Treasure…What Treasure?

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Over these last four weeks the central message of the Gospel has been the challenge for us to be people of the Kingdom.

 

In many respects we might view the term ‘Kingdom of God’ as a concept which does not resonate with our world in which immediate information and ability to communicate is at the press of a button.
We can easily pass off the concept of the Kingdom of God as unconnected pious language which has little or no connection for today. The German theologian John Fuellenbach SVD has this to say, “ The bringing about of the Kingdom of God is the ultimate goal of something like history: it is the fulfilment of the age - old dream, of humankind and of nature: the New Heaven and the Near Earth...it is the realisation that it is this our old, sin - permeated, corrupt world, a world in which there is so much hatred, egotism, oppression and hopelessness, that will be the object of transformation into the New Heaven and the New Earth.

 

This world is the arena where God’s ultimate plan for creation unfolds. The Ki ngdom of God happens here, in the midst of our human affairs. It is meant for this world here and now, it happens already in our present.

 

With the recent MH17 disaster, the continual images of wars and devastation in the Middle East, the displacement of peoples, the suffering in Sudan, we may well question the presence of the Kingdom of God in the world. Such violence and trauma are far removed from the images of the Kingdom we find in today’s Gospel, those of treasure, a pearl of great price and a large haul of fish.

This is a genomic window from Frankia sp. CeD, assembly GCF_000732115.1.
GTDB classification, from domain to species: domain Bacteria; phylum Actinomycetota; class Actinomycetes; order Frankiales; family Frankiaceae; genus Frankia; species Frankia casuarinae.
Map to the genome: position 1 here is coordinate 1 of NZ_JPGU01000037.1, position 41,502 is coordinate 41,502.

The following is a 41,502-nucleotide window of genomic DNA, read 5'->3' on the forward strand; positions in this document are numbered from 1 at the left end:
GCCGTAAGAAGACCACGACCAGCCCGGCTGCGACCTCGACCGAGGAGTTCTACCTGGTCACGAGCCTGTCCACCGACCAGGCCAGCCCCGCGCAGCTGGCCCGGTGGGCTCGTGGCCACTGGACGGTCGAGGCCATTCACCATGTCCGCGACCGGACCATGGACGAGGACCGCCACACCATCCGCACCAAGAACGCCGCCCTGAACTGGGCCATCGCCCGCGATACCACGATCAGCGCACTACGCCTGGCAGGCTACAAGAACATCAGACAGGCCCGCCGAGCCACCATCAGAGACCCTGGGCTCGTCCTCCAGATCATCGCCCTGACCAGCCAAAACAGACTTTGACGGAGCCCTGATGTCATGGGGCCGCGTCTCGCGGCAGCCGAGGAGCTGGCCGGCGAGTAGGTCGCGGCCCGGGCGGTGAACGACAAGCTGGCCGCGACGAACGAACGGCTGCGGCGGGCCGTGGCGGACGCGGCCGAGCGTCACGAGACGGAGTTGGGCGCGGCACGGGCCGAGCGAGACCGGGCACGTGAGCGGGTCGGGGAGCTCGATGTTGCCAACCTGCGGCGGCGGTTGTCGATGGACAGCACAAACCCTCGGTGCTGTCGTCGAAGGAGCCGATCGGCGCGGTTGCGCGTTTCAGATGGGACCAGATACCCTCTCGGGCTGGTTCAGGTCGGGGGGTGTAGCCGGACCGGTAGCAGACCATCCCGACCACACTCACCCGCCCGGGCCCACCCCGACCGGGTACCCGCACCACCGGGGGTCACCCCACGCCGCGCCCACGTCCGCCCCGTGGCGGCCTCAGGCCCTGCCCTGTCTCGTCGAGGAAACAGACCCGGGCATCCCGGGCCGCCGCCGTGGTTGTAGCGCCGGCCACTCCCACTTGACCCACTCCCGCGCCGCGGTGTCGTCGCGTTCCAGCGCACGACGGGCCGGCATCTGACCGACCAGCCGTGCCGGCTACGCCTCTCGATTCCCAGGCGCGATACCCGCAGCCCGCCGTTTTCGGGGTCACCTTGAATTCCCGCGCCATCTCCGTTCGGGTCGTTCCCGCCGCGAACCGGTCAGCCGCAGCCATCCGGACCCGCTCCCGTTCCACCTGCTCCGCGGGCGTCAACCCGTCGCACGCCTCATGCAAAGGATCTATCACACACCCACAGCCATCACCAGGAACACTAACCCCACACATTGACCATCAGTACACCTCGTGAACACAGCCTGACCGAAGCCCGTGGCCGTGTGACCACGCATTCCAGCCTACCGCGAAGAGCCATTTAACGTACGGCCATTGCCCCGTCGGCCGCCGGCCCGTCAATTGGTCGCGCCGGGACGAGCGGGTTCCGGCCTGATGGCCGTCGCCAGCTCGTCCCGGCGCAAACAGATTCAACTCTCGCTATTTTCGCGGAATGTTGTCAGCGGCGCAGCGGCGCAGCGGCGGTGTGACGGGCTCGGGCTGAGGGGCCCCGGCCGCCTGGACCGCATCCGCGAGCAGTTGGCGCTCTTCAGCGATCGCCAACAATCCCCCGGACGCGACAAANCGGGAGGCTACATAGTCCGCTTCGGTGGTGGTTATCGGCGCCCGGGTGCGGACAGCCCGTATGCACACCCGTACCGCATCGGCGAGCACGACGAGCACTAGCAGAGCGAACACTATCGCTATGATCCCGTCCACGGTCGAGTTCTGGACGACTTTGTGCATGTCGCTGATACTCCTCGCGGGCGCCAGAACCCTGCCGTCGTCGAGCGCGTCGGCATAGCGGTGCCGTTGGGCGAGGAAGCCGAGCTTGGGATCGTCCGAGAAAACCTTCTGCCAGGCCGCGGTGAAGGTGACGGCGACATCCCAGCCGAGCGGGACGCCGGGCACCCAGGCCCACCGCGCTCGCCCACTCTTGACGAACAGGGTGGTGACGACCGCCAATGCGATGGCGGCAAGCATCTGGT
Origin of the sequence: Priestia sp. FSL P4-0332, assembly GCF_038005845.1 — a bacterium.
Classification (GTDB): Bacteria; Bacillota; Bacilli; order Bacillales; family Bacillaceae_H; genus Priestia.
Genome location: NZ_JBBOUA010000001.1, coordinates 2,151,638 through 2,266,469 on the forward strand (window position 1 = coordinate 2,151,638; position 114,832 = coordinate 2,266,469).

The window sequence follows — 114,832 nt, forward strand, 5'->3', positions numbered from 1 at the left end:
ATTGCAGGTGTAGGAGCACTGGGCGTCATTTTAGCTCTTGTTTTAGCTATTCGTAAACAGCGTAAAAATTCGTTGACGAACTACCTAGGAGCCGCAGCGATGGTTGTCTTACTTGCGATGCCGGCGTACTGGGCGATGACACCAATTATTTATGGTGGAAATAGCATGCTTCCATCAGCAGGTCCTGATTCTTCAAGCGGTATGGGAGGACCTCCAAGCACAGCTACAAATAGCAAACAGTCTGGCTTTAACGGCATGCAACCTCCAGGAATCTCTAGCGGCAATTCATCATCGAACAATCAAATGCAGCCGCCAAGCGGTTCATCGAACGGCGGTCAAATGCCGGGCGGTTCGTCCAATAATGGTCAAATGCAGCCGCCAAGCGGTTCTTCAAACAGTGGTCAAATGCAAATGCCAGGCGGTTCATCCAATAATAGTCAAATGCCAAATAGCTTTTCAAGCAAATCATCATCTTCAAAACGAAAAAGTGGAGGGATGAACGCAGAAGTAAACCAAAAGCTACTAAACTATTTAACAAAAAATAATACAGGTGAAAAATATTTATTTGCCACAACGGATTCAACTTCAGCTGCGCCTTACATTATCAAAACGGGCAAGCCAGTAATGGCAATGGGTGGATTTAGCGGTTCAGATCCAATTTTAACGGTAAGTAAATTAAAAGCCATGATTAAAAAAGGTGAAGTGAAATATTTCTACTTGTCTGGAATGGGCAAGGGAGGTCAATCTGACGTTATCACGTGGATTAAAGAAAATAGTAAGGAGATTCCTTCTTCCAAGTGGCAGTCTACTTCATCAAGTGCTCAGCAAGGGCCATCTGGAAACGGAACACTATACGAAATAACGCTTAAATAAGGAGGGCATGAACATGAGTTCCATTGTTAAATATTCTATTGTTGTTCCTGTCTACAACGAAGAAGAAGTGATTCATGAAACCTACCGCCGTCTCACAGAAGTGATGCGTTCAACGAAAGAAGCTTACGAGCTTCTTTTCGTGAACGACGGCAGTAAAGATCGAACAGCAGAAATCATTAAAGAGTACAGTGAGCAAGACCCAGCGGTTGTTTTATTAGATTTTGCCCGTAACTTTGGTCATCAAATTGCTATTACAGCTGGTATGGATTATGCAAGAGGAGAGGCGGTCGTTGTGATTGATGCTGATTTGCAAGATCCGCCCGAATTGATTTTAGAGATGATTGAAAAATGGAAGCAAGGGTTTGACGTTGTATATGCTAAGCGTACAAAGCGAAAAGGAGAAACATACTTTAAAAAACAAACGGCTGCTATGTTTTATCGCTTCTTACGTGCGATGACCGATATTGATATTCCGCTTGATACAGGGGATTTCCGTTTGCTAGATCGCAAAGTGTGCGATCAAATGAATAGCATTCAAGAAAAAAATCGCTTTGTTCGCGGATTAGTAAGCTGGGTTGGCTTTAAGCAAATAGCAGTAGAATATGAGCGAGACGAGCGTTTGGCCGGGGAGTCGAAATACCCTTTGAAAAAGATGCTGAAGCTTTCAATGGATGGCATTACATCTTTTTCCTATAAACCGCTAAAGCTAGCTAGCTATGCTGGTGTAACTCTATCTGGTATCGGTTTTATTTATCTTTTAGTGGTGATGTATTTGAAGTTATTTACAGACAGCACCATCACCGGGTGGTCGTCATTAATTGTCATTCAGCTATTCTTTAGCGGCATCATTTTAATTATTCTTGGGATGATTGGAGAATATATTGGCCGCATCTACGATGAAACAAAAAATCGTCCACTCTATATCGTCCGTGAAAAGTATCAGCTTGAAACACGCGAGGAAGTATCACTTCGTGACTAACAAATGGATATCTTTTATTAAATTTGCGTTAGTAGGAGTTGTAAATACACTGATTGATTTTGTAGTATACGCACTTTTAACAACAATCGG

The Gospel draws us to consider that which we hold as treasure in our lives. What values steer our lives and relationships in 2014?

 

What is the pearl of great price in life and would we be prepared to give up everything to retain it? May be a key to answering these questions lies in the first reading of today’s Liturgy of the Word.

 

Appearing to Solomon in a dream God says, ‘Ask what you would like me to give you.’ Solomon replies ‘Give your servant a heart to understand how to discern between good and evil.’ God answers ‘I give you a heart wise and shrewd as none before you has had and none will have after you.’ Let us pray that we have discerning hearts.
Hearts that will recognise the dignity of the individual and that every person is made in the image and likeness of God.

 

Discerning hearts working towards the goal that humanity has a right to be free, to know security, to be nourished, and to live without fear. Acknowledging the difficulty in our world while discerning the needs the Kingdom of God will be easily recognised in the midst of our human affairs.

What a treasure!

 

Gabriel Williams osu

 

Newsletter - 26-27 Jul 2014